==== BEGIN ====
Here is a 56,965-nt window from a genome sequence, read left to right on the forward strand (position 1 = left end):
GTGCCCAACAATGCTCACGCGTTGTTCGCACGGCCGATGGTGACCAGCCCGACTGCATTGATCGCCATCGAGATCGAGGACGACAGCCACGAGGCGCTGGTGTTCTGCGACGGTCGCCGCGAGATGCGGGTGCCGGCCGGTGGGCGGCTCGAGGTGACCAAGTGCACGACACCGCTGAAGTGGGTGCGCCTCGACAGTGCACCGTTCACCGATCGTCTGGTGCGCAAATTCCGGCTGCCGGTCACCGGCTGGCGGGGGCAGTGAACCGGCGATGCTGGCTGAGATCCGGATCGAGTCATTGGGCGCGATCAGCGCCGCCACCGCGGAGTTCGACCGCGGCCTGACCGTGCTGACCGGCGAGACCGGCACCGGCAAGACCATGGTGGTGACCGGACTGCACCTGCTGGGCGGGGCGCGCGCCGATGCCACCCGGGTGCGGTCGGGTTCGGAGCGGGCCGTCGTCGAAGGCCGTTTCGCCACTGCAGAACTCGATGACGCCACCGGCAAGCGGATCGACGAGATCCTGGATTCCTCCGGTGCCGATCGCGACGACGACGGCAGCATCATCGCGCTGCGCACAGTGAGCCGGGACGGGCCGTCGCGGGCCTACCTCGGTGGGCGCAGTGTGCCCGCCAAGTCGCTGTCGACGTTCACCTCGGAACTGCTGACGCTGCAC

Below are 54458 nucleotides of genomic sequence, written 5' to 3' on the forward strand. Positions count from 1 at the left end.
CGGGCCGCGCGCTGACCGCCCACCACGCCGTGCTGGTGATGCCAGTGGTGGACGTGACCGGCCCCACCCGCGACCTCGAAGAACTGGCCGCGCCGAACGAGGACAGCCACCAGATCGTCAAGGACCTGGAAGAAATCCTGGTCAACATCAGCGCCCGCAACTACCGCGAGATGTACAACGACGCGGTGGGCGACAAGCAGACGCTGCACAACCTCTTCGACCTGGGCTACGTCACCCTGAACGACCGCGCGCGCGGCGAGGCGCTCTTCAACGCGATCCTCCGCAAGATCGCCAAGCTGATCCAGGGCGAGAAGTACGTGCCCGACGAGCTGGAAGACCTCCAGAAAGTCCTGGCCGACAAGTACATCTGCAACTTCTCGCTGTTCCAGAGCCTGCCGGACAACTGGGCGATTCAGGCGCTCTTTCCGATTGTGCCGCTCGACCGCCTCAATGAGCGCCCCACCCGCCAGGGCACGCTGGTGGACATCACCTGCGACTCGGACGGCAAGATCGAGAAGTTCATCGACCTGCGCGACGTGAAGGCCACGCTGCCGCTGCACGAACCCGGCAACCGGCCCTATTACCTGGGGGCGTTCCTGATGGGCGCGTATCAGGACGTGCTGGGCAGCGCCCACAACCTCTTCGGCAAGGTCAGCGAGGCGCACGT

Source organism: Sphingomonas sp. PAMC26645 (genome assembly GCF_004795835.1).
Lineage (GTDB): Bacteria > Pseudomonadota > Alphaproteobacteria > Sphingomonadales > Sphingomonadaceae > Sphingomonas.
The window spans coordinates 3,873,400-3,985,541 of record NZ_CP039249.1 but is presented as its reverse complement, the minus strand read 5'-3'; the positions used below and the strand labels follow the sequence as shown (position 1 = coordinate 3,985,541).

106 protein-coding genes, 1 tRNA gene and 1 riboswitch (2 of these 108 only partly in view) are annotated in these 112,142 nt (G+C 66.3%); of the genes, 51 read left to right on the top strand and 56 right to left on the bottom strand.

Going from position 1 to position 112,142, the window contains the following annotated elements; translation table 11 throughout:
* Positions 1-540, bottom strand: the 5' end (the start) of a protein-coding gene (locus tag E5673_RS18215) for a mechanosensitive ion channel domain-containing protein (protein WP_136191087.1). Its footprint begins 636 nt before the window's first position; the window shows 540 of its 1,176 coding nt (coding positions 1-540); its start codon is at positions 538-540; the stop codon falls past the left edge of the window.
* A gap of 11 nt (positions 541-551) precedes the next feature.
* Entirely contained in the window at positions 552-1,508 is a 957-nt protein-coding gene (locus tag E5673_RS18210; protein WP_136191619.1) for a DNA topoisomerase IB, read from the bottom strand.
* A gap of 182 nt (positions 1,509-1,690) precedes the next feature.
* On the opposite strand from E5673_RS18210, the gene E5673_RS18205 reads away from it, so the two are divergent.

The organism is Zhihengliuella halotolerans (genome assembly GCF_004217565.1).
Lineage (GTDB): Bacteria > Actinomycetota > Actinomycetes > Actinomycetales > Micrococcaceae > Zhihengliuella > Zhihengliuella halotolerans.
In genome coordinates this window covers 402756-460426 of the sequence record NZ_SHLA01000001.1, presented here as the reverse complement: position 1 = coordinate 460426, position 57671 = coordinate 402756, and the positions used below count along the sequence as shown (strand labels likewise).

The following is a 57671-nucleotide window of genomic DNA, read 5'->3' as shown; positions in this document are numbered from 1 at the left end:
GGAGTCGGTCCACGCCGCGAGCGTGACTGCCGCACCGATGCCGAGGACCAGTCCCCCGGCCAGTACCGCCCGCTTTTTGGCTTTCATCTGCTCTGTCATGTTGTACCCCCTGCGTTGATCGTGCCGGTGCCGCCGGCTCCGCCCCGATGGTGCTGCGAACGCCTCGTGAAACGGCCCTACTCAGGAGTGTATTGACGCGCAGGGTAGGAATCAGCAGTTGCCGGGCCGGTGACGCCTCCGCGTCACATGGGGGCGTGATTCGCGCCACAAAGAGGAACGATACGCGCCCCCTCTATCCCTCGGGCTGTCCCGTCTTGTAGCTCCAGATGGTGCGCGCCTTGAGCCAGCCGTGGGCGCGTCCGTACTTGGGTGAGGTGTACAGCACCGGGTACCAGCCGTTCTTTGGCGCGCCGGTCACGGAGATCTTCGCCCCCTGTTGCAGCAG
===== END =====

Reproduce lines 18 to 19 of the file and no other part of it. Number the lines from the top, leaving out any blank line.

The following is a 57671-nucleotide window of genomic DNA, read 5'->3' as shown; positions in this document are numbered from 1 at the left end:
GGAGTCGGTCCACGCCGCGAGCGTGACTGCCGCACCGATGCCGAGGACCAGTCCCCCGGCCAGTACCGCCCGCTTTTTGGCTTTCATCTGCTCTGTCATGTTGTACCCCCTGCGTTGATCGTGCCGGTGCCGCCGGCTCCGCCCCGATGGTGCTGCGAACGCCTCGTGAAACGGCCCTACTCAGGAGTGTATTGACGCGCAGGGTAGGAATCAGCAGTTGCCGGGCCGGTGACGCCTCCGCGTCACATGGGGGCGTGATTCGCGCCACAAAGAGGAACGATACGCGCCCCCTCTATCCCTCGGGCTGTCCCGTCTTGTAGCTCCAGATGGTGCGCGCCTTGAGCCAGCCGTGGGCGCGTCCGTACTTGGGTGAGGTGTACAGCACCGGGTACCAGCCGTTCTTTGGCGCGCCGGTCACGGAGATCTTCGCCCCCTGTTGCAGCAG